Obituary: Joe Ross co-founded well-known Mexican restaurant chain

He was “proud to have served the first plate of nachos in Ottawa.”

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In the mid-1970s, when Clyde Ross was determined to give Ottawa his first taste of Mexican cuisine, he knew he needed another collaborator: his brother, Joe.

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The older brother lived in Los Angeles, where the Ross’s had grown up. Between jobs at the time, Joe jumped at the idea of ​​coming to Ottawa, his brother recalls.

“It was obvious he wanted to try something new,” Clyde said. “The next thing I knew, he was on a flight.”

In April 1977, the brothers opened an eight-cabin low-rent joint called Rosa’s Cantina near the University of Ottawa. Joe was serving tables and Clyde was cooking. By the mid-1980s, the brothers, who previously had no restaurant experience, and their partners had invested $ 20,000 in several Mexican restaurants in Ottawa – Mexicali Rosa’s, San Antonio Rose and the Blue Bayou – as well as Hernando’s Hideaway in Toronto.

At the end of the 1980s, they created a franchise business that eventually had around 20 Mexicali Rosa branches in Ontario, Quebec and the Maritimes. Although the brothers sold the business, the Mexi’s brand still exists in six locations, including three in Ottawa, two in the Maritimes and one in Cornwall.

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Joe Ross died on Monday, less than a week away from his 81st birthday. A father of two sons and a widower, he is remembered by friends and family for his hippie appearance, his exuberant and positive personality, and his love for the Glebe, where he lived, and baseball.

Joe Ross was an artist and his keen eye for design was crucial for restaurants, said his brother, Clyde Ross.
Joe Ross was an artist and his keen eye for design was crucial for restaurants, said his brother, Clyde Ross. Photo by Arieh Bonder /Handout

Clyde Ross, a 79-year-old owner of Feleena’s, a Mexican restaurant in Glebe, said that while he was more active in restaurants, his brother was “more comfortable in the main office.”

Joe was also artistic and his keen eye for design was crucial for restaurants, Clyde said. “He was good at decor. He knew where to hang pictures and what to focus on.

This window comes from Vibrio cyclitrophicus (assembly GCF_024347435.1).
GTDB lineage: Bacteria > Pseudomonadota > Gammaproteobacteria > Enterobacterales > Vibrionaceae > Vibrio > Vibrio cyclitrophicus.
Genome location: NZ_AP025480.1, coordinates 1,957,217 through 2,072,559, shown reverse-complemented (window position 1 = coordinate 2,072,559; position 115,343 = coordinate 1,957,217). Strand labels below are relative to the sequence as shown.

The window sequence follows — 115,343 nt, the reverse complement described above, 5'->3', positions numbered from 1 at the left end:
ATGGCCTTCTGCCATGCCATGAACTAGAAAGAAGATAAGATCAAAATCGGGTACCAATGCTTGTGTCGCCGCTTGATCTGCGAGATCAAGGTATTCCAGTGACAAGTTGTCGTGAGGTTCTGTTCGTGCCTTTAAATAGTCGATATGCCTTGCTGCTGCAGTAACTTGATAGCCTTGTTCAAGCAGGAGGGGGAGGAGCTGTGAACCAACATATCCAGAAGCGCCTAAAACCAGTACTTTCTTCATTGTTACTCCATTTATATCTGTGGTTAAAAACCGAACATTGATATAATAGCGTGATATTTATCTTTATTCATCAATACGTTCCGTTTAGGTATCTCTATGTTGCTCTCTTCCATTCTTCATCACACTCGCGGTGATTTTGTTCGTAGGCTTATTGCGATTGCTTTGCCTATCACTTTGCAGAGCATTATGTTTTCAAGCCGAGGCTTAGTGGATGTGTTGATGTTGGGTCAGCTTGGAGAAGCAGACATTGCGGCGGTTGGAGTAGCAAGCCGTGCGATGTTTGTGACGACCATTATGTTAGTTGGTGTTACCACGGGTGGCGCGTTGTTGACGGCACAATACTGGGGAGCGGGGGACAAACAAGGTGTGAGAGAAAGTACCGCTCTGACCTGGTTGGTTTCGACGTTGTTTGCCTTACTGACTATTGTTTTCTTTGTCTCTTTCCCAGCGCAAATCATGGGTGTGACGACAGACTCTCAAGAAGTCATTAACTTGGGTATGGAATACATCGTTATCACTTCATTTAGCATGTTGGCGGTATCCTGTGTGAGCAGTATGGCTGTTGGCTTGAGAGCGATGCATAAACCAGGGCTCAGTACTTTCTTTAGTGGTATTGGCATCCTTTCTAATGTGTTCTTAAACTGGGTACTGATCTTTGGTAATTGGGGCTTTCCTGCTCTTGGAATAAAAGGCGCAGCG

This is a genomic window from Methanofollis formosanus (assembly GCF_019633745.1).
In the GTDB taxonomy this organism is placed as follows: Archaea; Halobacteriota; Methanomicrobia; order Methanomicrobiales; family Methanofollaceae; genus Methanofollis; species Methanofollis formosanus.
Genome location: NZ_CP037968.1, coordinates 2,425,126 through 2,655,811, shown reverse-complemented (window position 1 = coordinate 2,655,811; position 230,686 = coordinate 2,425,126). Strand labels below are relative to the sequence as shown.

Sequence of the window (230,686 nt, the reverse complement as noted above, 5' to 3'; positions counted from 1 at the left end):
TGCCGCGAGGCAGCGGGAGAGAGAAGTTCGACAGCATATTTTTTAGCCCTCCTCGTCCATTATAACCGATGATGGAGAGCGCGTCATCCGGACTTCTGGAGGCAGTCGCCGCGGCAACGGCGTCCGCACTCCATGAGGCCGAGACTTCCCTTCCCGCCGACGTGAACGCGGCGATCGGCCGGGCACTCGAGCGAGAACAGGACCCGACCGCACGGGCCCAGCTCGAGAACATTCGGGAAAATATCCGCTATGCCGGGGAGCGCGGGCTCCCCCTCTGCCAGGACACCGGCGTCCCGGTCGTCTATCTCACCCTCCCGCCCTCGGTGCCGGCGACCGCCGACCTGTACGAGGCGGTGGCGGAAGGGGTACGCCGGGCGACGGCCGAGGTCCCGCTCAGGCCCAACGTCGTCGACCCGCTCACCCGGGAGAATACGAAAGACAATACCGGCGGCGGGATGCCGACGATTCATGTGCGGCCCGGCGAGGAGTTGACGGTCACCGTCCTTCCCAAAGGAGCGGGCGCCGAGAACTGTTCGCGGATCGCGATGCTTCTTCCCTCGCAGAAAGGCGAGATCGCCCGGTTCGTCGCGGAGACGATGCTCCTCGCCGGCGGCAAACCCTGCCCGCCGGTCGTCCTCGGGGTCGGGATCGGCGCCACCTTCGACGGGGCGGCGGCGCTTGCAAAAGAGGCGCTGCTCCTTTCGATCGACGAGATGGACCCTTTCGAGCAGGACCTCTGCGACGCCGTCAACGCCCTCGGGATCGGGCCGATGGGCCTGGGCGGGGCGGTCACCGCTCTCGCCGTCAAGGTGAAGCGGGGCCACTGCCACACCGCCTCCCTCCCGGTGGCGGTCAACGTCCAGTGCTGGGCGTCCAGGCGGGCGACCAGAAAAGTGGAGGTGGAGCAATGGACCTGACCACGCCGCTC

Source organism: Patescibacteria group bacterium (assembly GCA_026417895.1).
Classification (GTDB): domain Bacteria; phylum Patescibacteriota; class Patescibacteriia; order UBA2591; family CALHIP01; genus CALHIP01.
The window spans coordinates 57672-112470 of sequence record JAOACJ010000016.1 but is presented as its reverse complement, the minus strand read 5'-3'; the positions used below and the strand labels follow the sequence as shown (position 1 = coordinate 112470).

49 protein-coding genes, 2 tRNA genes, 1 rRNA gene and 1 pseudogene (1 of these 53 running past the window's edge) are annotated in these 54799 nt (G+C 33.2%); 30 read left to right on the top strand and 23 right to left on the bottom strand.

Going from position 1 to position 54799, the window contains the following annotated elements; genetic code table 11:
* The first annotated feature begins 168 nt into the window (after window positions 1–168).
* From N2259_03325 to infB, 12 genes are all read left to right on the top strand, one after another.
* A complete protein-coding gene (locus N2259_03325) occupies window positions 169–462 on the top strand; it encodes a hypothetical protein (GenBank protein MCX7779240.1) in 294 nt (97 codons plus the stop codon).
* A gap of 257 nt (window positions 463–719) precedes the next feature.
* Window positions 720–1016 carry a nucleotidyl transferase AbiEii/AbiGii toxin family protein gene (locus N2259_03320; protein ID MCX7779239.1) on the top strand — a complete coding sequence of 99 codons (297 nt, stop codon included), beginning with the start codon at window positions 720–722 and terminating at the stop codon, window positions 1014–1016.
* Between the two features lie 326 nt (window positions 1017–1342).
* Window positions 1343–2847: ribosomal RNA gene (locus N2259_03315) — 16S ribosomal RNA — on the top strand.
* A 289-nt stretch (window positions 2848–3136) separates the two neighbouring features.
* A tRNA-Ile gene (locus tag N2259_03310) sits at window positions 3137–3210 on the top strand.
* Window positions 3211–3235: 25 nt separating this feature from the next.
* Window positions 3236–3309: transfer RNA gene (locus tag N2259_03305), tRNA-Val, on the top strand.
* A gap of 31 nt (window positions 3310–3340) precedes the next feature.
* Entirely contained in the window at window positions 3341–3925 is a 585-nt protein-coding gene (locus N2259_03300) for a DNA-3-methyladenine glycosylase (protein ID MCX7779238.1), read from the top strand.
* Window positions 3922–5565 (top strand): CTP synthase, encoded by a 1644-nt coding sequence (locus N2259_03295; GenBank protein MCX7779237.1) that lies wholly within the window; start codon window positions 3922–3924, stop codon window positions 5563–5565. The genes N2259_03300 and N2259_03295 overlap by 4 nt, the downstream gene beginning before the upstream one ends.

For the first Mexicali Rosa’s, which opened in the Glebe in 1979, Joe picked up antiques and old barn beams in the Ottawa countryside and reproduced images of historical Mexican figures from books in the library of ‘Ottawa. Joe’s idea of ​​having a bar for 20 people at the restaurant, rare at the time, helped make it one of the busiest in Canada in the 1980s, Clyde added.

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The brothers discovered their passion for Mexican food because it was abundant in eastern LA, where they grew up.

Joe was ” proud of the fact that he served the first plate of nachos in Ottawa, ”said Mariana Zita, the partner of her son, Jesse, and one of Joe’s caregivers during the last years of his life.

Joe spent his final months in a long-term care home after the medical problems worsened. Among them was blindness, as macular degeneration had claimed his sight.

Zita recalled Joe as a “phenomenal” storyteller and an “incredibly, incredibly positive man.”

“Especially in the last year or so he’s really taken care of everything,” Zita recalls. “He was able to always focus on what he had and what was going well for him.”

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Arieh Bonder, a longtime friend, described Joe as a “presence… very confident, headstrong, with a good heart.”

“When we got together he did most of the talking,” Bonder said. “He was very interested in politics, the issues of the day. He would have strong opinions; he liked to debate.

“He was very interested in politics, the issues of the day.  He would have strong opinions;  he liked to debate, ”Arieh Bonder said of Joe Ross, who died last Monday at the age of 80.
“He was very interested in politics, the issues of the day. He would have strong opinions; he liked to debate, ”Arieh Bonder said of Joe Ross, who died last Monday at the age of 80. Photo by Arieh Bonder /Postmedia

The son of a sharecropper and schoolteacher who moved from Oklahoma to California to look for work, Joe told stories about his parents as his own death drew near, Bonder said.

“For the past two months he was talking about his parents, how great they were,” Bonder said. “ H ea said his mother told him he was born with a smile on her face and she hoped he would still have a smile on her face in the end. He felt he had a good life. He also said he was ready to check towards the end.

Clyde recalled that his brother was a baseball coach before he came to Canada and his love of the game could be seen in the Toronto Blue Jays jacket he owned. “We have to go to a few World Series games,” Clyde recalls.

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